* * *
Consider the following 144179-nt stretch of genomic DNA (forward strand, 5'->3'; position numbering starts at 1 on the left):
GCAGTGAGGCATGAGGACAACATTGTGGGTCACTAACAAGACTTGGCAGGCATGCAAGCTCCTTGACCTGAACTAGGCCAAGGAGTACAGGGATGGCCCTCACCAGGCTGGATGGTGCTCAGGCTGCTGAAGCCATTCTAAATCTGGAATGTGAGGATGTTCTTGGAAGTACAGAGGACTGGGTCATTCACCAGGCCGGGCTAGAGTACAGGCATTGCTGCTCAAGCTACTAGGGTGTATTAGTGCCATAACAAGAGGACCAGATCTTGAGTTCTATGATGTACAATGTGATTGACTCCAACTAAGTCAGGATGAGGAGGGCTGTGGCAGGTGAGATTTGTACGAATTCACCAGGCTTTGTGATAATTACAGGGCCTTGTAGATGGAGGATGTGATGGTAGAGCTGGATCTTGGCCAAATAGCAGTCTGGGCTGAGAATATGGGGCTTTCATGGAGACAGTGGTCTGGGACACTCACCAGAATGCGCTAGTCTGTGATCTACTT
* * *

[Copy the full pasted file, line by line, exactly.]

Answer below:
Consider the following 144179-nt stretch of genomic DNA (forward strand, 5'->3'; position numbering starts at 1 on the left):
GCAGTGAGGCATGAGGACAACATTGTGGGTCACTAACAAGACTTGGCAGGCATGCAAGCTCCTTGACCTGAACTAGGCCAAGGAGTACAGGGATGGCCCTCACCAGGCTGGATGGTGCTCAGGCTGCTGAAGCCATTCTAAATCTGGAATGTGAGGATGTTCTTGGAAGTACAGAGGACTGGGTCATTCACCAGGCCGGGCTAGAGTACAGGCATTGCTGCTCAAGCTACTAGGGTGTATTAGTGCCATAACAAGAGGACCAGATCTTGAGTTCTATGATGTACAATGTGATTGACTCCAACTAAGTCAGGATGAGGAGGGCTGTGGCAGGTGAGATTTGTACGAATTCACCAGGCTTTGTGATAATTACAGGGCCTTGTAGATGGAGGATGTGATGGTAGAGCTGGATCTTGGCCAAATAGCAGTCTGGGCTGAGAATATGGGGCTTTCATGGAGACAGTGGTCTGGGACACTCACCAGAATGCGCTAGTCTGTGATCTACTT